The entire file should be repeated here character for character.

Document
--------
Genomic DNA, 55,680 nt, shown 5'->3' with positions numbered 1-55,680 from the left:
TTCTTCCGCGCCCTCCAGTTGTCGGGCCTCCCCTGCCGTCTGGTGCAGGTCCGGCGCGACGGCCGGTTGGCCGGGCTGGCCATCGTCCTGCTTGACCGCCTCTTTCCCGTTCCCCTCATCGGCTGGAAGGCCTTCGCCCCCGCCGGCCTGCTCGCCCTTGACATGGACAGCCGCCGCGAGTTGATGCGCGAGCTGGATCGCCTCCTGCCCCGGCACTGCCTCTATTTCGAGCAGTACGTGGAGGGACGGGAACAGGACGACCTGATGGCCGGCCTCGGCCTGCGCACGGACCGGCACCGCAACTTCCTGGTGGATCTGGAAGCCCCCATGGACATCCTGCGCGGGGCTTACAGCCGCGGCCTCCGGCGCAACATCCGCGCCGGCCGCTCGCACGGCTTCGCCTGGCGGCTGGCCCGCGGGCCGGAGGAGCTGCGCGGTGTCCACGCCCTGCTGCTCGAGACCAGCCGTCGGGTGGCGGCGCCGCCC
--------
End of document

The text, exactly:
Genomic DNA, 55,680 nt, shown 5'->3' with positions numbered 1-55,680 from the left:
TTCTTCCGCGCCCTCCAGTTGTCGGGCCTCCCCTGCCGTCTGGTGCAGGTCCGGCGCGACGGCCGGTTGGCCGGGCTGGCCATCGTCCTGCTTGACCGCCTCTTTCCCGTTCCCCTCATCGGCTGGAAGGCCTTCGCCCCCGCCGGCCTGCTCGCCCTTGACATGGACAGCCGCCGCGAGTTGATGCGCGAGCTGGATCGCCTCCTGCCCCGGCACTGCCTCTATTTCGAGCAGTACGTGGAGGGACGGGAACAGGACGACCTGATGGCCGGCCTCGGCCTGCGCACGGACCGGCACCGCAACTTCCTGGTGGATCTGGAAGCCCCCATGGACATCCTGCGCGGGGCTTACAGCCGCGGCCTCCGGCGCAACATCCGCGCCGGCCGCTCGCACGGCTTCGCCTGGCGGCTGGCCCGCGGGCCGGAGGAGCTGCGCGGTGTCCACGCCCTGCTGCTCGAGACCAGCCGTCGGGTGGCGGCGCCGCCC